Divorces in Estate Planning

Divorced? Re-married? Estate Planning Keeps Things Straight

Estate planning isn’t a “one size fits all” topic, and different people will require different plans. One area that is constantly overlooked is the blended family, which typically involves children from a prior marriage and joint children, sometimes referred to as “his, hers and theirs.” In short, if two people remarry and bring children into the relationship, it is considered a blended family.

Blended families can involve younger or older couples and everyone in between. With the divorce rate continuing to soar in the U.S, blended families are becoming more normal than ever. However, when it comes to estate planning, many people can be lacking behind the “new normal”.

If a blended family involves adult children and a new spouse in a similar age range, tension can arise between family members, and the best way to take care of those issues is with a detailed and airtight estate plan.

Most parents want to ensure that their own children, rather than stepchildren, are taken care of first. However, if you do not start estate planning correctly, there is no guarantee your kids will inherit those assets. In many cases, a surviving spouse will inherit any assets and money left behind, and can pass the property along to their own children before the decedent’s heirs receive anything.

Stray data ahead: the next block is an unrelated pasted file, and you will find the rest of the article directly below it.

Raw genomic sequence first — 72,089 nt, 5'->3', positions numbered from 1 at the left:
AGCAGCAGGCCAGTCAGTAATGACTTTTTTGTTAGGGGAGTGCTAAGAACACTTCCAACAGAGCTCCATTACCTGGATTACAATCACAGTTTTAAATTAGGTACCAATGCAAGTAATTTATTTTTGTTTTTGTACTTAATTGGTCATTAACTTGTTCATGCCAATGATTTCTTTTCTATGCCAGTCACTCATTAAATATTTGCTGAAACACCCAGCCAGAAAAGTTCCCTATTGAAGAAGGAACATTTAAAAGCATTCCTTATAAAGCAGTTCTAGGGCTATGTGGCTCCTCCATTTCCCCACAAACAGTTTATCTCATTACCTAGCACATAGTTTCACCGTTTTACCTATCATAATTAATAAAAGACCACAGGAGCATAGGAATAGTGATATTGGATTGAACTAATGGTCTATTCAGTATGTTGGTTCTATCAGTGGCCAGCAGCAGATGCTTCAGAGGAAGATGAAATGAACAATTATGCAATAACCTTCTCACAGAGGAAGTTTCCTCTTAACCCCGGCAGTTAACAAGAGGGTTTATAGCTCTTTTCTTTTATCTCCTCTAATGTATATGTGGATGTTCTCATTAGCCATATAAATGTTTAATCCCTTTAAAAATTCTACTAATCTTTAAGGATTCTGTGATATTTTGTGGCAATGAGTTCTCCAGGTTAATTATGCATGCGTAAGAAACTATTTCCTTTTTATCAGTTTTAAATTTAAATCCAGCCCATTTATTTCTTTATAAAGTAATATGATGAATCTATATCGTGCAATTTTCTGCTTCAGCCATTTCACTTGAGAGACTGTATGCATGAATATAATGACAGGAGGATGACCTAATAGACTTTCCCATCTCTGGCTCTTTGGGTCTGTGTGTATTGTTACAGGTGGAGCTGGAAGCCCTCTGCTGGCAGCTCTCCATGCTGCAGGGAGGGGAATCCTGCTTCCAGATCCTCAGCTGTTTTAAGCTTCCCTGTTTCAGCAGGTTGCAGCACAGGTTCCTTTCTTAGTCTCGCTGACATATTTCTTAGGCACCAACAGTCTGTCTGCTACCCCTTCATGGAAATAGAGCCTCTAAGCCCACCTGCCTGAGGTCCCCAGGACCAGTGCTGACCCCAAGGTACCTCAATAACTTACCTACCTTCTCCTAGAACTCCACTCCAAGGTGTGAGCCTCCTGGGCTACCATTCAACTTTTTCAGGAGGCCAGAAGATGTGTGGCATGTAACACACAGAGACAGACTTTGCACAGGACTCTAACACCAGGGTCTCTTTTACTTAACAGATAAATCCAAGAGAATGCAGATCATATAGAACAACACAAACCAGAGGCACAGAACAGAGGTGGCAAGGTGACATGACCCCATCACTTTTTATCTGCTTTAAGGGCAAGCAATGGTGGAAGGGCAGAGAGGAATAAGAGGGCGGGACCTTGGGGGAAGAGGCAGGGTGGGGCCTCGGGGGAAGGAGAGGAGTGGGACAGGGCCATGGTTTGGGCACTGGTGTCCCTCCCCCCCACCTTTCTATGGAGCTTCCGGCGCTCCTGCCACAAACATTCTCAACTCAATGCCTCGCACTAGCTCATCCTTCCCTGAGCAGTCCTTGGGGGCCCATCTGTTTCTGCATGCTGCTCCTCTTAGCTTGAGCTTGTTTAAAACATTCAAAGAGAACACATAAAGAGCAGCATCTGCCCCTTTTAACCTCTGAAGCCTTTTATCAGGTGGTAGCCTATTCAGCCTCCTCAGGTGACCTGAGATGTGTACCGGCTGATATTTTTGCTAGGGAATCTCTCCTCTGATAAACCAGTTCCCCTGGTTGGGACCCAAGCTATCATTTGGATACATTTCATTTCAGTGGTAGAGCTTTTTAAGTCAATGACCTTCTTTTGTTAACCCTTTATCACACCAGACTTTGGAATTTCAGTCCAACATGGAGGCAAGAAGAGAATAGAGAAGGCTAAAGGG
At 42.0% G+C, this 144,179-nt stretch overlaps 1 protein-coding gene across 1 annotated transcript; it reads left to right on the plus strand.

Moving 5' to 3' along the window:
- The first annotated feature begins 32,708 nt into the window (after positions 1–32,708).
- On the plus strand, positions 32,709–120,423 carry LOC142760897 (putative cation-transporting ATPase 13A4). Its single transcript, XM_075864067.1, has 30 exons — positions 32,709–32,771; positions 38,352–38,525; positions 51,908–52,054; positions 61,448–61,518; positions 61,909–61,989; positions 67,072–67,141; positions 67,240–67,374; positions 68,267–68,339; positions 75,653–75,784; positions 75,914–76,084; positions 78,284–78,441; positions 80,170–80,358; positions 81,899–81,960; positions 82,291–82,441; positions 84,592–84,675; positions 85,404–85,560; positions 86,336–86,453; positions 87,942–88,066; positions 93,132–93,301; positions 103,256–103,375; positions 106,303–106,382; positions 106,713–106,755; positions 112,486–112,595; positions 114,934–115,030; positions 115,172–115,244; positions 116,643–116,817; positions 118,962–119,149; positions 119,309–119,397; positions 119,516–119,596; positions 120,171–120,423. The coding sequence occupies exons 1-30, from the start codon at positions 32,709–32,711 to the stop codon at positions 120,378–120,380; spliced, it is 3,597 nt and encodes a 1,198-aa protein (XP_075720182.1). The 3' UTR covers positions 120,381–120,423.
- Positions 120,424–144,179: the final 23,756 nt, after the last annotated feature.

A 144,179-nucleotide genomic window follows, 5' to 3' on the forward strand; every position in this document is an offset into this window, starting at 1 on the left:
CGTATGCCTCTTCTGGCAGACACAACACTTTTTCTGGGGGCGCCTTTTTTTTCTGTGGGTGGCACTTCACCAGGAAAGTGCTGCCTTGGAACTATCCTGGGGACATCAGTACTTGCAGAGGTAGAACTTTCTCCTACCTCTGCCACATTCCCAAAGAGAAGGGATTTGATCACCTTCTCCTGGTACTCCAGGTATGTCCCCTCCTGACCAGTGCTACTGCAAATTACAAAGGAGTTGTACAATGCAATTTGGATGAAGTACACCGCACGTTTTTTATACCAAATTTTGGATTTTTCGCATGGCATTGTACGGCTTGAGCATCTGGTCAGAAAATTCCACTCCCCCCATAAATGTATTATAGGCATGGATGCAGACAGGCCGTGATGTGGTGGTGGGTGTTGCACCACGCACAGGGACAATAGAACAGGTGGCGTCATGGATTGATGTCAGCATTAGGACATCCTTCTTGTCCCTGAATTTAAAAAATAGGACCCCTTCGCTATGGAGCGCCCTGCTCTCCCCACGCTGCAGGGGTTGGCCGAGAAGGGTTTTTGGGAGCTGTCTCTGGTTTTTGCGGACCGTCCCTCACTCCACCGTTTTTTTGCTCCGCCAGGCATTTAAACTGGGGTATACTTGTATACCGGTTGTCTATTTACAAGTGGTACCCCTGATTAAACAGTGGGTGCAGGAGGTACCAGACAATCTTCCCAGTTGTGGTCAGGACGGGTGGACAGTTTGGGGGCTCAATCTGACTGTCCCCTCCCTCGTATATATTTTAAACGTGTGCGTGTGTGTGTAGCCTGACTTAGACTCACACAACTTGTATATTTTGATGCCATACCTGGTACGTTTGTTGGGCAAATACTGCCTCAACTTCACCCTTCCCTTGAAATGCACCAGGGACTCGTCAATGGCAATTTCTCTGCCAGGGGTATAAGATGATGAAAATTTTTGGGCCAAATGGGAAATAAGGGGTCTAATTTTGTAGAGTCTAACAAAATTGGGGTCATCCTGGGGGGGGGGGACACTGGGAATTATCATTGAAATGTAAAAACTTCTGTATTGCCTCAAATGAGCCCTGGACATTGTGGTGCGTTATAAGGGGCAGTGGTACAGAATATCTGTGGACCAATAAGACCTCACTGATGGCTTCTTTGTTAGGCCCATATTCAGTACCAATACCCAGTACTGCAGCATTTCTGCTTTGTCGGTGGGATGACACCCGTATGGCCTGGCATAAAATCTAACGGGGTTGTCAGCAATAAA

Learn More About Why a Blended Family Estate Plan is What You Need

The key to creating the perfect estate plan for your blended family is to sit down with an estate planning attorney and be honest about your wishes and wants for your assets. Once you have a detailed idea about how your assets should be distributed, our team will begin to put those desires in writing. And once you have agreed and created those documents with your spouse, everyone in your family should be on the same page about what assets they will get once you pass away.

Once you are ready to find out more about the process, if us a call at (800) 403-6078 for a FREE consultation with an experienced estate planning attorney today. We look forward to hearing from you.

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Related Questions
  • What happens to a Living Trust after a divorce?
  • Does a divorce nullify a Living Trust?
  • Can you change your will during a divorce?
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